Funny how things change. Finally in 1999 I was convinced to give IM Oz a go- I trained so hard for it and really took it way too seriously- which was not how I usually approached races. Long story short- I dnf'd. My first Ironman race was a failure. I was devastated but, looking back, I went into that race with the wrong attitude, unrealistic goals and a 'big head'. As a result, I got a good kick up the bum. I have never gone into a race with that attitude again- so far it seems to be working. So tip #1- never forget the reason you first got into this sport- because you love it, because it is fun, because it is so satisfying to run, walk or crawl across that finish line.
Now I have completed 25 Ironman Distance races and have not dnf'd a single one since the first- I honestly do not know life without Ironman but please do not think that this means I do not have a life outside of Ironman- the difference is that I have never taken this sport so seriously that it is just a job to me. I love this sport- the training, the racing, the socialising, the travelling. It is a lifestyle for me and not just a way of making money. I still find it funny that I am able to do this sport full-time.
I am here sitting in my little one-bedroom aparment in Leysin, Switzerland as I type this, looking out over the mountains- I can see as far as Mont Blanc. It is the most perfect afternoon- never in a million years would I have guessed that this is what I would be doing with myself at 36 years of age. So my second tip to you all is never, ever be afraid to dream big. I am not that talented- just ask my coach, but what I do have is a hard-work ethic, determination, a competitive spirit and I am a big dreamer- what else do you do on long runs!!!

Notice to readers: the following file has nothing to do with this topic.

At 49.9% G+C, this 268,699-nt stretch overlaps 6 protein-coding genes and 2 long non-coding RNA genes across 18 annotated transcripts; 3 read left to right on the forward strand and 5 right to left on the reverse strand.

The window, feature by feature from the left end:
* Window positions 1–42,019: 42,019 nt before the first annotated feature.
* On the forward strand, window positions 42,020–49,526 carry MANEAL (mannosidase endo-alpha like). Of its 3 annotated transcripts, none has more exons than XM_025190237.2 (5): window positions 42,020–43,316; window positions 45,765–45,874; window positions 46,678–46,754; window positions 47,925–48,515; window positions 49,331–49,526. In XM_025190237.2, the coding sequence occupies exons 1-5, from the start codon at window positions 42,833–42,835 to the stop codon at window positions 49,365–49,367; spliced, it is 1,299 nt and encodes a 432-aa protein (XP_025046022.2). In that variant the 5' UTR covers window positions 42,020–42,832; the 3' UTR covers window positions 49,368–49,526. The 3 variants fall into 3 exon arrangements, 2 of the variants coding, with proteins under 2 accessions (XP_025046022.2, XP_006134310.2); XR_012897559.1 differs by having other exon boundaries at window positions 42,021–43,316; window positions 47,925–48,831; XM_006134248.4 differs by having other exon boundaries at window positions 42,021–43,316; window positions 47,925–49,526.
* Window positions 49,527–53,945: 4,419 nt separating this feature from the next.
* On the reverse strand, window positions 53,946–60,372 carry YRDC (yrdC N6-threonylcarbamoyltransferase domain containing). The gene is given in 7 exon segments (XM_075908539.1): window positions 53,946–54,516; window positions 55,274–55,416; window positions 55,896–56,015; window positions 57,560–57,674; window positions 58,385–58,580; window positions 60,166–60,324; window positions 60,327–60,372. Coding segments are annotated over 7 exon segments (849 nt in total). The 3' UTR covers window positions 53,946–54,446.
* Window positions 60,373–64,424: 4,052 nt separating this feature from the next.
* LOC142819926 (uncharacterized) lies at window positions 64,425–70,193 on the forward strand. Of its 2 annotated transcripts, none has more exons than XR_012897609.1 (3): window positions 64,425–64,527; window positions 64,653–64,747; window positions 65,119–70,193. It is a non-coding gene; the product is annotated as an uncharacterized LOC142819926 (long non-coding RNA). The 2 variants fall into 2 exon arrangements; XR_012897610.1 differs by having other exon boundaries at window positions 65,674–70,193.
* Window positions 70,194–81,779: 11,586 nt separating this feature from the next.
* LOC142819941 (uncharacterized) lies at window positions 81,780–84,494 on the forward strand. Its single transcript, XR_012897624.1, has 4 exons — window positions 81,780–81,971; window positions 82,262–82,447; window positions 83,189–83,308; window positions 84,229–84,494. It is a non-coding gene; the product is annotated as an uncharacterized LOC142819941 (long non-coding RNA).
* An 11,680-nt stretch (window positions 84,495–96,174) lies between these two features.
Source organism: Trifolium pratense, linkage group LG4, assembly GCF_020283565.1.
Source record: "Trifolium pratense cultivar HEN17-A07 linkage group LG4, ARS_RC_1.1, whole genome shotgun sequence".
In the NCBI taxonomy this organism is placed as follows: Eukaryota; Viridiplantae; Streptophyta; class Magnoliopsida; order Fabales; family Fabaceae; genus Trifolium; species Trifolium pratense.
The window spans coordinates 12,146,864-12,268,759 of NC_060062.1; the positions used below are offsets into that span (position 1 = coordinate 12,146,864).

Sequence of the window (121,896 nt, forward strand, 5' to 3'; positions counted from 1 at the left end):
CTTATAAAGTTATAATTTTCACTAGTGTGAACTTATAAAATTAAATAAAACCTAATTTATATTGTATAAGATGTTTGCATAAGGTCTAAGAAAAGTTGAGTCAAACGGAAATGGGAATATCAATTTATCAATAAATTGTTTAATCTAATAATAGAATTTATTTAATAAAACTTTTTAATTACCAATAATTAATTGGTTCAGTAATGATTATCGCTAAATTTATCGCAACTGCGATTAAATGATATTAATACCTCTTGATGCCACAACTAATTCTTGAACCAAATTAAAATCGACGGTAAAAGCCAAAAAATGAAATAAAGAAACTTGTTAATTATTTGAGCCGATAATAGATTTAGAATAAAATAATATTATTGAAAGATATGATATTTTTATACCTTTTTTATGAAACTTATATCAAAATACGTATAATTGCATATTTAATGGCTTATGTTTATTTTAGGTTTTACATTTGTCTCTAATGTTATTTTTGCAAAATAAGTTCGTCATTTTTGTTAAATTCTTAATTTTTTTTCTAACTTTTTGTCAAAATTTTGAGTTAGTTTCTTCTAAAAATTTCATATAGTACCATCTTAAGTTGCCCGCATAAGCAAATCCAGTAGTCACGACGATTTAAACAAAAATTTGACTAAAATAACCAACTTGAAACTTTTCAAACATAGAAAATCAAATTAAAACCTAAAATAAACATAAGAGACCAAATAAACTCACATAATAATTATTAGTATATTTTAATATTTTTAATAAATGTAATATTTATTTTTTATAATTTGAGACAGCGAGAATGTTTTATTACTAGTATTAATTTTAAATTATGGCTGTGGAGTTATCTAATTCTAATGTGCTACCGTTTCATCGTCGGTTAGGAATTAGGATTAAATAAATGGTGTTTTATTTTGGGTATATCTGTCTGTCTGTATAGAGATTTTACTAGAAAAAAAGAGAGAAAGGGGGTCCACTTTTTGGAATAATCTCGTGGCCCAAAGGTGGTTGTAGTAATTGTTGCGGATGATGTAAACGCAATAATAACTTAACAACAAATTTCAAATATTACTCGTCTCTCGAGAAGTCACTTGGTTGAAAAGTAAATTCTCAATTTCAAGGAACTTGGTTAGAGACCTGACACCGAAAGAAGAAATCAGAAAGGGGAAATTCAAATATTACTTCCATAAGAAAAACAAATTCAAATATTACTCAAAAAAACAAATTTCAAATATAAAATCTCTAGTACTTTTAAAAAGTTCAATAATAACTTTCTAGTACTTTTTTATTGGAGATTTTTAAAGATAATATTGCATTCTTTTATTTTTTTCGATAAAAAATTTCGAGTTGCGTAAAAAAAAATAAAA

Friends still ask me when I am going to give it all away and I used to answer 'in a couple of years'. Now I answer -'I honestly don't know'- I still love the sport as much as I did when I first started. I still get to the start line of a race and giggle in anticipation, I still thrive on the thrill of competition and I still love the after parties and the 'post race' chatter. When I was in Lake Placid the other week I had a good chat with Karen Smyers- an absolute legend in our sport- she looks amazing, still loves the sport and is still kicking serious arse- she is not thinking about retiring anytime soon- I think that is awesome. I want to be like her!!
So, again I am living up to my name as a seriously BIG talker- but my advice to you all is to enjoy the sport, don't take yourselves or the sport too seriously- there is a big world out there for us all to enjoy. But in saying that, I think it is OK to be totally addicted to the sport of triathlon- I am and I am not afraid to show it. It is an amazing sport and a great way of life.
Ed: Good luck on Sunday Belinda from all at Transitions and best of luck with the next phase of your life.
Text: B. Granger
Photos Courtesy: Challenge Family